Preparing for the demise of the third-party cookie – identity and the future of addressability
The third-party cookie has been on borrowed time for a while, but now the end is finally in sight. Sometime between now and January, Google will start blocking third-party cookies from Chrome, following the lead of Safari (in 2017) and Firefox (in 2019). And because Chrome accounts for about 64% of browsers worldwide, the impact will be huge.
Third-party cookie – identity and the future of addressability
The Drum’s Digital Transformation Festival, in partnership with MediaMath, brought together a panel of experts to discuss what the move will mean for advertisers, publishers and the open web in general.
The key takeaways from the session were:
Attention has focused on the effect on targeting, but there are equally important ramifications for measurement, attribution, frequency capping and optimisation;
The disappearance of third-party cookies will pose a significant threat to independent publishers;
There are solutions out there for advertisers, but achieving scale remains a major issue;
Outside the big walled gardens, collaboration and partnerships will be key.
Tim Willcox, MD Amnet Programmatic Experts for Dentsu Aegis Network raised the issue of how the end of the third-party cookie will effect the level of detail to which advertisers and agencies can measure the impact of their programmatic campaigns.
“Econometric modelling is something that’s used in TV a lot. Will that become more prominent?” he asked.
Another panelist, ID5 Chief Strategy Officer Joanna Burton, warned of the threat posed to the open web by Google’s move.
“I worry whether those sites that people don’t want to share their email address with will be able to compete effectively if they lose access to the tools to do frequency capping, measurement and targeting that currently rely on third party cookies,” she said.
According to MediaMath’s General Manager APAC, EMEA, Viktor Zawadzki, the most important thing at the moment is to avoid too many restrictions being placed on the ability to monetise media, particularly by independent publishers.
“It’s important to make sure we have a free and strong press,” he said. “What will happen if smaller properties cannot monetise properly anymore? What happens to journalism?”
Burton picked up on this point. She agreed that there were compelling reasons to get rid of the third-party cookie, but she also noted that the change comes at a time when publishers are already struggling. The pandemic has created a greater appetite for news, but also forced advertisers to cut their budgets. This means more traffic for publishers, and therefore more cost, but lower revenues.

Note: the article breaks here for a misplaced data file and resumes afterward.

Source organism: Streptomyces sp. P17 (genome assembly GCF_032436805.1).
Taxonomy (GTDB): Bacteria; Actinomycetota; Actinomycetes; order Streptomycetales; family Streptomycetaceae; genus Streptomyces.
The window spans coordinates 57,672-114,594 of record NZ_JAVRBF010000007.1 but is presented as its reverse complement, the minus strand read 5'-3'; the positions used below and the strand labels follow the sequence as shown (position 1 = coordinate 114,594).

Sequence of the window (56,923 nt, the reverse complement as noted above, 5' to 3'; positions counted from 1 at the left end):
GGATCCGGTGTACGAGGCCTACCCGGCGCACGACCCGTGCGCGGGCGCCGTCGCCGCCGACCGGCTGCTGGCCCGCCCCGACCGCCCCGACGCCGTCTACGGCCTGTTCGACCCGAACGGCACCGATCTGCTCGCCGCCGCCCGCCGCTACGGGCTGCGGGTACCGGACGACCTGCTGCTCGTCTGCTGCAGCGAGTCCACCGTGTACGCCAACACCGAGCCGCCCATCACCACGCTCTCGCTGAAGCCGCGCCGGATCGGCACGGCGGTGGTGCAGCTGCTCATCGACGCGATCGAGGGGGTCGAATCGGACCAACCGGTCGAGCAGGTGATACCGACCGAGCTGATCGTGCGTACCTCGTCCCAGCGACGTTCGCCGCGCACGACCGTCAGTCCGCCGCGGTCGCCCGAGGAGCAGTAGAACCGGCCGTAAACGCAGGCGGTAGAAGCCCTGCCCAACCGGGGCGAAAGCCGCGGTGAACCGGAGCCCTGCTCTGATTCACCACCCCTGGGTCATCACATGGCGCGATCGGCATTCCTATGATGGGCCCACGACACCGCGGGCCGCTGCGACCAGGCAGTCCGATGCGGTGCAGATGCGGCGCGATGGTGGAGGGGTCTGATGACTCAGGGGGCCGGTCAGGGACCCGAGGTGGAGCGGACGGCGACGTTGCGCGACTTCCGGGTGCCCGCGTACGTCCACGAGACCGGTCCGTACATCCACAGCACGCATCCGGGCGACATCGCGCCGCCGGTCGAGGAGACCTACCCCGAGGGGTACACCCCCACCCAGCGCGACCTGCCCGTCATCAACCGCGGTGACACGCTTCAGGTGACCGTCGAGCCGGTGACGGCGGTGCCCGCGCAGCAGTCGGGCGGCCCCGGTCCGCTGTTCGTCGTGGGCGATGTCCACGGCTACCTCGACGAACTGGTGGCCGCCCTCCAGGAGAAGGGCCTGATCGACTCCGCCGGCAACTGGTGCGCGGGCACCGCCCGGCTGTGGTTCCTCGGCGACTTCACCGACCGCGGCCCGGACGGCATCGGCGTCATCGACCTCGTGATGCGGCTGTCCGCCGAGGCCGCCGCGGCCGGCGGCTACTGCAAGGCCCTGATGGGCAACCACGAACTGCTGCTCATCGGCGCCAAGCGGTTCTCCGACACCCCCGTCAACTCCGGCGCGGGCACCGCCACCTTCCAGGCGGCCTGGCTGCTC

“At the same time, they’ve lost the ability to monetise traffic effectively in the other browsers – Safari and Firefox – where third party cookies have been blocked,” she said. “They’re also dealing with regulations like GDPR that are limiting the use of third party cookies. We are looking at a really difficult time for publishers. Already, in Safari and Firefox, publishers are seeing less than 50% of the money they could make if they were able to identify users through third party cookies or some alternate way.”
The problem of scale
An over-arching solution has yet to appear, although it is clear this will involve a combination of contextual advertising, targeting by cohorts, ID solutions, authenticated data and inferred data. Willcox argued that reliance on first-party data would improve the relevance of advertising, as well as predicting the emergence of small ecosystems where data could be leveraged across a number of sites.
The problem will lie in achieving the sort of scale marketers have been used to for their campaigns.
“Stitching first-party data silos together is the big challenge for the future,” Zawadzki said. “We need an open solution for identity, to make sure that we have scale.”
The session ended with some advice for people wondering how to prepare for life after the third-party cookie. Firstly, if you haven’t already started, do so now. Look at ways to collect first-party data. For publishers, that might mean registration or a log-in wall. Advertisers can offer discounts and other incentives.
Secondly, start testing in Safari and Firefox to see how your campaigns perform, or your traffic performs, in a world without third-party cookies.
Thirdly, look for partners such as agencies and other partners to work with on a first-party basis.
And finally, start experimenting with ID solution providers, seeing how to work with them and the scale you can achieve.
“For now it comes down to evaluation,” Zawadzki said. “Building a checklist to review what the tech stack looks like in terms of being ready for the future of identity.”
Tim Willcox, MD Amnet Programmatic Experts, Dentsu Aegis Network, Joanna Burton, chief strategy officer, ID5 and Viktor Zawadzki, General Manager APAC, EMEA, MediaMath were talking to John McCarthy, senior reporter, The Drum at The Drum's Digital Transformation Festival.
You can watch the full session here.
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